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Propulsive Efficiency

This program calculates a simple estimation of the hydrodynamic/propulsive efficiency of a given ship. The larger the amount of water a hull displaces, the greater the power required to reach a certain speed. Also, when the design of the hull is not very efficient, a higher power will be required. The design of the hull and propellers can make a great difference in propulsive efficiency.

Dealing with a very heavy hull, the designers of the Japanese battleship Yamato paid close attention to these aspects, in order to achieve satisfactory prestations. In fact, the Yamato class was rather underpowered in comparison with foreign counterparts. But the design of the hull, fitted with a bulbous prow, was a masterpiece and allowed the "superbattleship" to reach a relatively high speed. On the other hand, the counterparts of the Iowa class relied in a very powerful propulsion plant and a rather narrow hull that allowed to reach the highest top speed for a battleship. The most modern warships, being considerably lighter, are comparatively very overpowered but their prestations are tied to a limit for reasons of economy. This means that modern warships do not take full advantage of the very increased propulsion power.

The following list, which includes two large ocean liners as well, values the performance that each ship achieved in relation to the available engine power. Having this one rather limited, older warships had to force their machinery to a high degree to achieve the intended top speeds. In the list this is indicated by higher numbers, whereas the most modern ships get much lower numbers because of their very superior engine power.

PHP application by Sakhalia Net Project

Displacement (tonnes - standard):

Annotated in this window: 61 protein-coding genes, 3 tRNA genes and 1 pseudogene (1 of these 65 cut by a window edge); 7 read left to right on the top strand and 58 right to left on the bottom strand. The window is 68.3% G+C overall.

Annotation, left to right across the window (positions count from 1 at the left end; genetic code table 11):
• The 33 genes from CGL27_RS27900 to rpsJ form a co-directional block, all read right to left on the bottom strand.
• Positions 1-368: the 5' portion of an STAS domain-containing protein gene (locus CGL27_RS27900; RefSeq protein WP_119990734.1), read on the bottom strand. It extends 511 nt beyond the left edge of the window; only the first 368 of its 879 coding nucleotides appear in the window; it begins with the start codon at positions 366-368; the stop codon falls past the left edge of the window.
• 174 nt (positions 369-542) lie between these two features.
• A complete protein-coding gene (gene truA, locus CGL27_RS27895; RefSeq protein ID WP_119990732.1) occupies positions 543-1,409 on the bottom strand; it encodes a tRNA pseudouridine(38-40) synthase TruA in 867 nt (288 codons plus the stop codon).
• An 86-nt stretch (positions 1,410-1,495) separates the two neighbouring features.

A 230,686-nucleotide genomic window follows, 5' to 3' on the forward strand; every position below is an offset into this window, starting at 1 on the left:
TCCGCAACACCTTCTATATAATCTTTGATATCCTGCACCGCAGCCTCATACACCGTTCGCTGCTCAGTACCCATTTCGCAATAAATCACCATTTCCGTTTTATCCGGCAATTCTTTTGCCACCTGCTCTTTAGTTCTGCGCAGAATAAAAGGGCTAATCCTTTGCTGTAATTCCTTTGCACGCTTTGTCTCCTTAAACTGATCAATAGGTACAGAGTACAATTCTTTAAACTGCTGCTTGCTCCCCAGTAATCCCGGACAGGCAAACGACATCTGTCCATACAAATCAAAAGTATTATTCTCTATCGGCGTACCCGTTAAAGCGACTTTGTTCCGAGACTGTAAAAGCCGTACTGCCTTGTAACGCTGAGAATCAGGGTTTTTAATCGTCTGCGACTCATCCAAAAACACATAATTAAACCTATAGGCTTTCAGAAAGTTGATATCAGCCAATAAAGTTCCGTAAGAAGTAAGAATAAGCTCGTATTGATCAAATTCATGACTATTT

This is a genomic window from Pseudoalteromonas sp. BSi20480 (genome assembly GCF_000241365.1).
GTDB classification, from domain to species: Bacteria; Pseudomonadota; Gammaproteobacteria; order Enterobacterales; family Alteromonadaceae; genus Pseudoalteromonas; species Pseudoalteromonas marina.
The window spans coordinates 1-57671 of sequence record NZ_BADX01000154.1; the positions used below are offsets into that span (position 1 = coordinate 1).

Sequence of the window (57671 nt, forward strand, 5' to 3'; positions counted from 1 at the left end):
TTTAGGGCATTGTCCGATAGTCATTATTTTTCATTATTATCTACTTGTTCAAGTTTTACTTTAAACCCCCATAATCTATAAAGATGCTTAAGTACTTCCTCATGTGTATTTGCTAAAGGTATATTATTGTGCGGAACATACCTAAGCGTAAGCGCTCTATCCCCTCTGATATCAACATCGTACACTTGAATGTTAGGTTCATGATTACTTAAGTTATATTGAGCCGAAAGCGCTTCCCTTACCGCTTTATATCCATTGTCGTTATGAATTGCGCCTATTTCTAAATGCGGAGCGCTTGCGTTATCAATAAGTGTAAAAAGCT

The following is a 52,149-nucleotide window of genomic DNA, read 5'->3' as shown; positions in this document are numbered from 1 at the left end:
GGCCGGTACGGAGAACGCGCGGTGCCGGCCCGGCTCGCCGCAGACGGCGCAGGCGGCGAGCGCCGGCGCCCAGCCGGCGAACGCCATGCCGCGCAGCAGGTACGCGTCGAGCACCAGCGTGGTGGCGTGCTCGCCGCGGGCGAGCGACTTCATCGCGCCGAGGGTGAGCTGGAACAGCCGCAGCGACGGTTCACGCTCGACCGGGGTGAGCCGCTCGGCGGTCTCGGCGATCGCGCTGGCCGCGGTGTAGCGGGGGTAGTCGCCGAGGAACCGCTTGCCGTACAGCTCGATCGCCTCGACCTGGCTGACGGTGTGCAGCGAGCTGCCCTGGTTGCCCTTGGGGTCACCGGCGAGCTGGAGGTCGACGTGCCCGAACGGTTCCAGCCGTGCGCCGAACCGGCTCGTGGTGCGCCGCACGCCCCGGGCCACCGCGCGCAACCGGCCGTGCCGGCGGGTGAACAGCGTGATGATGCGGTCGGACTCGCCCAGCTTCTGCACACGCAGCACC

Power (shaft horse power):
Speed (knots - maximum):



Ironclad Caio Duilio (1876)
21.7
(11138 ton, 7710 hp, 15 kts)
Transatlantic Titanic (1911)
21.3
(52310 ton, 59000 hp, 24 kts)
Transatlantic Queen Mary (1934)
16.9
(81961 ton, 160000 hp, 33 kts)
Battleship Dreadnought (1906)
16.8
(18410 ton, 23000 hp, 21 kts)
Transatlantic Michelangelo (1962)
15.8
(45000 ton, 87000 hp, 30.5 kts)
Battleship Knyaz Suvorov (1902)
15.4
(13500 ton, 15800 hp, 18 kts)
Battleship Viribus Unitis (1911)
15.1
(20000 ton, 27000 hp, 20.4 kts)
Battleship Yamato (1940)
12.8
(71111 ton, 150000 hp, 27 kts)
Battleship Bayern (1915)
11.2
(28530 ton, 55967 hp, 22 kts)
Battleship Vittorio Veneto (1937)
9.7
(41376 ton, 128000 hp, 30 kts)
Battlecruiser Derfflinger (1913)
9.1
(26180 ton, 76634 hp, 26.5 kts)
Aircraft carrier Enterprise (1960)
8.9
(73858 ton, 280000 hp, 33.6 kts)
Battlecruiser Hood (1918)
8.9
(41125 ton, 144000 hp, 31 kts)
Battleship Queen Elizabeth (1913)
8.8
(27500 ton, 75000 hp, 24 kts)
Battleship Bismarck (1939)
8.3
(41700 ton, 150170 hp, 30 kts)
Transatlantic United States (1951)
7.2
(45400 ton, 240000 hp, 38.32 kts)
Battleship Iowa (1942)
7
(45000 ton, 212000 hp, 33 kts)
Antisubmarine Cruiser Kiev (1972)
7
(30530 ton, 140000 hp, 32 kts)
Battleship Richelieu (1939)
7
(35000 ton, 150000 hp, 30 kts)
Cruiser Long Beach (1959)
5.8
(15540 ton, 80000 hp, 30 kts)
Battlecruiser Kirov (1980)
5.6
(24300 ton, 140000 hp, 32 kts)
Aircraft carrier Hornet (1940)
5.6
(20000 ton, 120000 hp, 33.8 kts)
Cruiser Ticonderoga (1981)
3.9
(9500 ton, 80000 hp, 32.5 kts)